The car has no way to directly run off the wall power, and its limited by the capacity of the circuit its connected to. Preheating consumes around 12-13kW if its warming the battery as well as the cabin with the dual motor, so even if you have a 48A/240V wall connector the car can barely maintain its current state of charge until the heating power drops as the cabin warms. The chargers output just goes to the battery, and the car has no active intelligence or way to independently run off the wall power. It could throttle the preheat power to match incoming power, but Tesla appears to have skipped this method since it would lead to very slow preheating in some cases. So this just means for lower power charger connections you will consume energy off the battery while preheating.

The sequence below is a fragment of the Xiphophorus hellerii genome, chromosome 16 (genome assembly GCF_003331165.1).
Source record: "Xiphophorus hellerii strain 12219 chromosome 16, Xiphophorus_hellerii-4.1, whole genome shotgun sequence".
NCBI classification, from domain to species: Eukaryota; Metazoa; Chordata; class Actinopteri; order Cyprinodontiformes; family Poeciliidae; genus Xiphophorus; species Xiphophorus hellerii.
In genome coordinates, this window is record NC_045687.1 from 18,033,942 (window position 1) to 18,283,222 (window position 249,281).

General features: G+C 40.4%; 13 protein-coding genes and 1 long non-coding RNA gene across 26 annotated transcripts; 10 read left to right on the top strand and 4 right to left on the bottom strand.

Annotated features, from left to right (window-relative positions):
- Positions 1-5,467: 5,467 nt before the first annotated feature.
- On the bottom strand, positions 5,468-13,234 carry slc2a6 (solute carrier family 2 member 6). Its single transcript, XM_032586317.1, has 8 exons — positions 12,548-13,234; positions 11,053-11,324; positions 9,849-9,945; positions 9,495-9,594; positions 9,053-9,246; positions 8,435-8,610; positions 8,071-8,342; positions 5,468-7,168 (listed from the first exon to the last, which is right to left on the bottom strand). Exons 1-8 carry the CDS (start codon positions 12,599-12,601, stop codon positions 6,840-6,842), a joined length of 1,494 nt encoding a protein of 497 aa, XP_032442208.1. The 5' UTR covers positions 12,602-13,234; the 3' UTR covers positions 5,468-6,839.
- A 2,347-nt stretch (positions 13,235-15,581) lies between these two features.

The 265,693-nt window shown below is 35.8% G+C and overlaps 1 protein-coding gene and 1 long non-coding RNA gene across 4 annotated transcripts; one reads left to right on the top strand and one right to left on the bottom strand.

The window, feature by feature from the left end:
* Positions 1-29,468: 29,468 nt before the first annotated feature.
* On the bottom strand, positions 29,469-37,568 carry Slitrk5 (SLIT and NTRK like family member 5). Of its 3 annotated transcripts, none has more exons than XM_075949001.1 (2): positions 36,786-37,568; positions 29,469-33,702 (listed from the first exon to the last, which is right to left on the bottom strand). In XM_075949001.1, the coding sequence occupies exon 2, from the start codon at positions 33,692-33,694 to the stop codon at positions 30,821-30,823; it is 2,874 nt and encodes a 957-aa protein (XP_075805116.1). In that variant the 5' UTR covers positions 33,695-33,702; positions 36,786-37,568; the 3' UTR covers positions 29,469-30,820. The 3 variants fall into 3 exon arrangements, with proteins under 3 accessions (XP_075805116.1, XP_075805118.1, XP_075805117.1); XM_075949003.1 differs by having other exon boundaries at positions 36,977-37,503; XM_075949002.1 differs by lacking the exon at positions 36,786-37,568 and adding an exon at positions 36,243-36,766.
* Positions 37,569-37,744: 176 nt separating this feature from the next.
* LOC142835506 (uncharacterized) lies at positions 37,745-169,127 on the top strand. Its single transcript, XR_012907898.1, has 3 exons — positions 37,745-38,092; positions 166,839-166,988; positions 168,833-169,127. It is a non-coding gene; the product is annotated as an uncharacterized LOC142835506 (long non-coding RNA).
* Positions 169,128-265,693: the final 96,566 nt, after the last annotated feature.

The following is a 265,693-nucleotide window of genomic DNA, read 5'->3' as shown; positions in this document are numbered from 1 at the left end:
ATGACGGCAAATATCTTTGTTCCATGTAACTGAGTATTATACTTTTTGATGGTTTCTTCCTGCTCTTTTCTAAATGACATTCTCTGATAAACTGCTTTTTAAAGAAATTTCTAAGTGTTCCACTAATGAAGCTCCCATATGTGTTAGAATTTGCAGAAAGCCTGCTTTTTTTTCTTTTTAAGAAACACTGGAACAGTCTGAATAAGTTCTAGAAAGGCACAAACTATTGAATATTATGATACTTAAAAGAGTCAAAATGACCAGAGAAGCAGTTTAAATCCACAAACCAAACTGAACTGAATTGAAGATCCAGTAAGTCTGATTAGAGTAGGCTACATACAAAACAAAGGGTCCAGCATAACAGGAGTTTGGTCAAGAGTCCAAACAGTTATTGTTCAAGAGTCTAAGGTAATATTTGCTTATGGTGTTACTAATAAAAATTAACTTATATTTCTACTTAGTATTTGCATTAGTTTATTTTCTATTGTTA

Whats your charger power?
12-13kW? Source? Never heard it being that high.
It is chilly in Seattle right now. I assume you have 40 or 48A charging...if you do....Even without engaging battery heaters, leave your car outside, let it chill, plug it in, set charge limit below current charge level, set heat to max, turn on AC, and leave a door open. You should see that alone reach or exceed 40A. 9.6kW. And then as mentioned battery heating from the motors can go on top of that. Could easily see it drawing down the battery briefly (obviously if not set to max the heat use will back off a fair amount as the cabin warms) even with 11.5kW charging.
I have 48A charging. Never seen my battery drop while pre-conditioning in my garage.
unless the car was actively charging or being driven, maybe that has changed or maybe it should to protect the battery?